Camera-ready comic art drawing for Emmy Lou
- Description (Brief)
- This pen-and-ink drawing produced for the Emmy Lou newspaper strip shows Emmy Lou thinking that her mother is setting her up on a date with a neighbor’s son, when it turns out that the boy is much younger and a cub scout.
- Martha B. "Marty" Links's (1917-2008) early career included work in 1940 at the San Francisco Chronicle, where she contributed to a recurring feature called Women’s World. Links started the comic strip Bobby Sox in 1944, and later changed the title to Emmy Lou. She used a man’s name to sell her drawings to newspapers and advertising agencies. After Links ended the strip, she designed greeting cards for Hallmark until her retirement in 1999.
- Emmy Lou (1944-1979), originally Bobby Sox, told the story of a young girl’s dealings with adolescence. "Bobby soxers," a name given to teenage girls of the 1940s, usually denoted fans of swing music and followers of certain fashion trends, most notably the poodle skirt and rolled ankle socks. Links eventually decided that her concept of teenage girls was no longer relevant, especially because her own daughters, the inspirations for the Emmy Lou character, were becoming adults. She discontinued the strip in 1979.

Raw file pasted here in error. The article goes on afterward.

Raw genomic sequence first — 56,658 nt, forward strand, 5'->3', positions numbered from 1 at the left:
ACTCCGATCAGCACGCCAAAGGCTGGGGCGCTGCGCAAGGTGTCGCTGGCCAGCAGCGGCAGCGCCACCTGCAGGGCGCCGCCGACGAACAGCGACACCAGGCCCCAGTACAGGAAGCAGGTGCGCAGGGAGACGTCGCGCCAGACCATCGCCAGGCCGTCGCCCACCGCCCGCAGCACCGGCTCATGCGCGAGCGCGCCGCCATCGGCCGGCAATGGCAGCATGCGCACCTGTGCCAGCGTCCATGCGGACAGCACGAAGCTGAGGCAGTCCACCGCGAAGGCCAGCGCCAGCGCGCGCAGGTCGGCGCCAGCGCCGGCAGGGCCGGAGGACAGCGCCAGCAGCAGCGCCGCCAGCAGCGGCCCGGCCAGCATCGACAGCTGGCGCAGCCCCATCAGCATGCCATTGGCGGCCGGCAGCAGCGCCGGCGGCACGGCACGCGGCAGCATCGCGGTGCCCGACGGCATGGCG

- Currently not on view
- Data Source
- National Museum of American History
- graphic artist
- Links, Marty
- United Feature Syndicate, Inc.
- date made
- Credit Line
- Newspaper Comics Council, Inc., New York, NY
- Physical Description
- paper (overall material)
- ink (overall material)
- overall: 43 cm x 60.9 cm; 16 15/16 in x 24 in
- Object Name
- Object Type
- Other Terms
- drawing; Pen and Ink